Outdoor Sensory Play – Exploring Fresh Herbs

Outdoor sensory play idea:  Toddlers and preschoolers will love exploring fresh herbs and plants with this fun backyard sensory activity!

This is such a fun way for kids to work on their cutting skills.  It’s also one of our favourite water play activities for engaging all the senses.  The smell of fresh cut herbs, the beautiful colours of the garden, splashing in the cool water – what more could you ask for in an outdoor toddler activity?

Sensory Soup - fine motor, sensory fun and water play
Every year at about this time, when the garden is in full tilt, we break out the bowls, buckets and the scissors and we spend the morning making “Garden Soup”.  It’s one of our favourite Springtime activities.

Sensory Soup - exploring fresh herbs and flowers

This year, I decided to change things up a bit, and instead of having flowers as the main ingredient in our activity, I gathered fresh herbs from around the yard and garden, thinking it would be heavenly to enjoy the pungent aromas as the kids snipped and chopped the sprigs into their “soup”.

To make our herb kitchen, I used:

Herbs for the herb soup sensory activity

  • Herbs:  we used cilantro, basil, oregano, dill, chives, tarragon, thyme and mint
  • scissors
  • ladles and spoons
  • bowls
  • cups or scoops
  •  large stock pot filled with water
  • flowers, shells and stones (added as an afterthought)

We started off by exploring the different herbs, crushing and smelling a few of the leaves, and I explained how they’re used to add flavour to our food: oregano and basil in spaghetti and pizza sauce, mint in gum etc.

Then the hooligans gathered around our 6 dollar thrift shop coffee table , which is perfect for crafting and play at, and they chopped, plucked and snipped their leaves and stems into their bowls; perfect for fine motor and scissor skill development.

chopping and plucking fresh herbs for sensory play

They scooped water from the big stock pot and added it to their bowls,

making Sensory Soup with fresh herbs and flowers

pouring water into fresh herbs sensory activity

and they spent the better part of an hour mixing up their concoctions.

stirring fresh herbs into water activity

sensory soup

When most of the herbs had been used up, someone ran to the deck and fetched a bowl of stones and shells to add to their soup,

Adding stones and shells to herbs and flowers for Sensory Soup

 and I clipped some incredibly fragrant peony blooms garden, and they used the petals to garnish their bowls.

chopping up peonies for Sensory Soup

What a wonderful way to spend the morning!  Water play, sensory play and fine motor development all rolled into one  super Springtime activity.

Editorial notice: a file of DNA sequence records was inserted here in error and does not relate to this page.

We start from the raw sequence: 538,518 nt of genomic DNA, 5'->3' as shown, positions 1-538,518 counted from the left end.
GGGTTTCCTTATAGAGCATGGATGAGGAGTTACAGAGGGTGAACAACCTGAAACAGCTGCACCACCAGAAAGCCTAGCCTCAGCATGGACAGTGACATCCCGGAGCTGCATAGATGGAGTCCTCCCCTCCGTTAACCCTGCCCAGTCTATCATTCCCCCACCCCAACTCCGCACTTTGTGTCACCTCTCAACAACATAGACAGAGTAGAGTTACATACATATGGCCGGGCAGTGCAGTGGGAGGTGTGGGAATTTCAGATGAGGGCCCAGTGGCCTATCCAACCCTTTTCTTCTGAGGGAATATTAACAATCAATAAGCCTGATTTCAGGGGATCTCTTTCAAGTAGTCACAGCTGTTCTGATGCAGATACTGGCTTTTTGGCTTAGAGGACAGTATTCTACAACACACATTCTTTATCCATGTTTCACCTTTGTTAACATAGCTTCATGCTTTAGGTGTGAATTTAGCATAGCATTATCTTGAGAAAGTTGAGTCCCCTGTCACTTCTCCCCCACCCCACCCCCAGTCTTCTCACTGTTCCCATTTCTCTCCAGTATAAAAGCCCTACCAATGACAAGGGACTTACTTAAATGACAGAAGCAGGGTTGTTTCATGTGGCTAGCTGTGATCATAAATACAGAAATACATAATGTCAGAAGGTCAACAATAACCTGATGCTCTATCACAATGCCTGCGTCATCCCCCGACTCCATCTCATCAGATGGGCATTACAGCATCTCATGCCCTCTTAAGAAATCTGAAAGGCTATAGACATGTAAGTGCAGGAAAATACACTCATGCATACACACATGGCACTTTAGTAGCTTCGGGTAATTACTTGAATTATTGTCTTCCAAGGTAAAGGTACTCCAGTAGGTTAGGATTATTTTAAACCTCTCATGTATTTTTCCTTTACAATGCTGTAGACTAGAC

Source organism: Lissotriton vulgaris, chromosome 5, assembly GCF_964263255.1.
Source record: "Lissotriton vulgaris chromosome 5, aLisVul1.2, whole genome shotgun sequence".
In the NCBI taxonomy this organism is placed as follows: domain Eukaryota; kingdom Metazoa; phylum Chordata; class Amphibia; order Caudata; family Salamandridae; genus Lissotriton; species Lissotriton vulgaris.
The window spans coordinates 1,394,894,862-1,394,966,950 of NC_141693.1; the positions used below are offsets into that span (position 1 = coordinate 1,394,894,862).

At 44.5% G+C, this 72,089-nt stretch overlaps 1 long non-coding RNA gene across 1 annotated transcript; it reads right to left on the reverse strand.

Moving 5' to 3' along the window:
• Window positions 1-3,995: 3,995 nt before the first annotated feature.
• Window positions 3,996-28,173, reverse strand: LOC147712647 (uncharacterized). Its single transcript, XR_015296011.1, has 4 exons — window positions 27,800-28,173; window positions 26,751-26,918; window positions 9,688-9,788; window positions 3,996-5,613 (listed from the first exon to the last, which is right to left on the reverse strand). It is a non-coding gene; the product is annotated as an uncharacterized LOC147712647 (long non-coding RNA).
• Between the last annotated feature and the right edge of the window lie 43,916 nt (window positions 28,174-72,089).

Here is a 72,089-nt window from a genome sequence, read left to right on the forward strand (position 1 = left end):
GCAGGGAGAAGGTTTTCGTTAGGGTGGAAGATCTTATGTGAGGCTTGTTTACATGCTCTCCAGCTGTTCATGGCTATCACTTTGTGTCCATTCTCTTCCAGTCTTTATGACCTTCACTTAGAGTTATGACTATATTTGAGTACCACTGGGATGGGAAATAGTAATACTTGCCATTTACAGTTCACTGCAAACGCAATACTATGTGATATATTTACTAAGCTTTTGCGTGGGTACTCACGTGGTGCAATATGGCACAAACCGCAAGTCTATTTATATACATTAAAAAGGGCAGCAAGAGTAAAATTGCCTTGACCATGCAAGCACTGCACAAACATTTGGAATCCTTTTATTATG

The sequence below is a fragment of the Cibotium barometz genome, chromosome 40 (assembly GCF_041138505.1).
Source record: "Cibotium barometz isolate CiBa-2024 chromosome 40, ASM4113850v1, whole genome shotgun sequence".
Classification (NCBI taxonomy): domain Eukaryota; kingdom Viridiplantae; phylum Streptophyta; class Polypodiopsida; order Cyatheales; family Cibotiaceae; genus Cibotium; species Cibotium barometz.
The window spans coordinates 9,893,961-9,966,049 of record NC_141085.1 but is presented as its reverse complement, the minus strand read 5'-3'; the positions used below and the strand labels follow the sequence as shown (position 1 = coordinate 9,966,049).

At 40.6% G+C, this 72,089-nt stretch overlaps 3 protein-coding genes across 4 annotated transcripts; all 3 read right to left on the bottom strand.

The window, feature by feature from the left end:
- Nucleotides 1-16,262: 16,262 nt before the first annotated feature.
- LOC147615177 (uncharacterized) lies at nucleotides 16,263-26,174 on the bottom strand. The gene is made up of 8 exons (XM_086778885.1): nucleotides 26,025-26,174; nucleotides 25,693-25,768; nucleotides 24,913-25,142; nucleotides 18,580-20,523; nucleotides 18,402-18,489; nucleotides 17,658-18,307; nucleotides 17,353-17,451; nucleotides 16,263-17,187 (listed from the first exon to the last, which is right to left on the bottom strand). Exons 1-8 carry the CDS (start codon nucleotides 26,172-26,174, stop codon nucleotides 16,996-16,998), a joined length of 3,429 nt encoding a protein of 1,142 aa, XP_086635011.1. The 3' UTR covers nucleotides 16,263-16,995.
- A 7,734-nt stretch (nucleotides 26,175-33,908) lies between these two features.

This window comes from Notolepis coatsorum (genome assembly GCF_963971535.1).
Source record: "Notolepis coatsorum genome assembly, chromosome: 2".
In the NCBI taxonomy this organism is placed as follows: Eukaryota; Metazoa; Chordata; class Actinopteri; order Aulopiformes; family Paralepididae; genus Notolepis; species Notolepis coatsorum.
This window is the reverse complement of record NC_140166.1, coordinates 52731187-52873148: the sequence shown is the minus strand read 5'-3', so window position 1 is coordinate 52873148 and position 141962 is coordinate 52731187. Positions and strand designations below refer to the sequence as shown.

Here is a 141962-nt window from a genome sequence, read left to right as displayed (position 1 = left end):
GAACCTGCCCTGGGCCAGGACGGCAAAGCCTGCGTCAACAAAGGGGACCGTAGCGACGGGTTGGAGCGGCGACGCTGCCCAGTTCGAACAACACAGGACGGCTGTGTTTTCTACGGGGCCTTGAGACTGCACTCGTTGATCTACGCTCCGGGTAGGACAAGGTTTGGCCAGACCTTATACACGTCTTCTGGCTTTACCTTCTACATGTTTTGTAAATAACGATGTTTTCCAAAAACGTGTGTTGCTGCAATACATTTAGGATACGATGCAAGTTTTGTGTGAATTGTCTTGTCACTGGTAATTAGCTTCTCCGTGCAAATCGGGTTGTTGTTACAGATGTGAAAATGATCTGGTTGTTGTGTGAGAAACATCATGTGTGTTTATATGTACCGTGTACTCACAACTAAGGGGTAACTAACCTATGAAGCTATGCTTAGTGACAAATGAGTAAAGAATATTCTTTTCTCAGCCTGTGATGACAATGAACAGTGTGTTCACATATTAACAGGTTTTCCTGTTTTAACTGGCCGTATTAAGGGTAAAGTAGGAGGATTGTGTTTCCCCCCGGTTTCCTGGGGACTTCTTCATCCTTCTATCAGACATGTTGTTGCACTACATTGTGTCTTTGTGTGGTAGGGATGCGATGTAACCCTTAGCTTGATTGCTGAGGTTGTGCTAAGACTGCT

And when we were finished, we scooped out the shells and stones, and dumped our “soup” into the compost bin. :)

!sensory soup table

If you’re looking for more ways to make learning fun with water, click through to check out our water-works, dino-dig and baby bath station.  They’ve all been super-popular here.

If you’re curious about the denim aprons the hooligans are wearing, I make them from the legs of our old jeans.  You can find my apron tutorial here: 



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  1. says

    That is by far the best kind of soup! I often keep telling people who don’t have a garden that the one thing you always love the most isn’t just the food, it’s the smell the garden emits – not the flower ones – but the vegetable and herb ones. It’s so nice in the backyard!

  2. learnwithplayathome says

    Just looking at those pics makes me want to leap in and play as well. Thanks so much for linking this to Tuesday Tots. I’ve featured it this week :)

  3. says

    What a fun idea! I love how it’s sensory & educational at the same time – anything that keeps them busy and has them learning at the same time is a fabulous thing in my books!

  4. childrens nursery says

    I suggest this site to my friends so it could be useful & informative for them also. Great effort.

  5. pmoppins says

    Would a wonderful free play activity! You may have budding chefs on your hands. :) And there’s the added benefit of pruning back herbs too.

  6. Linda Tandy says

    I have a bowl of herbs growing in the childrens play room. Guess what we are going to do with them today!!
    Thank you for an awesome idea!

  7. Rachel says

    This is so brilliant, yet simple enough that I tried it spur of the moment today and my two-year-old LOVED it. We had recently read “Stone Soup” and she made the connection right away, then spent the ENTIRE morning cutting and stirring and finding ingredients to add to her pot. Thank you so much!

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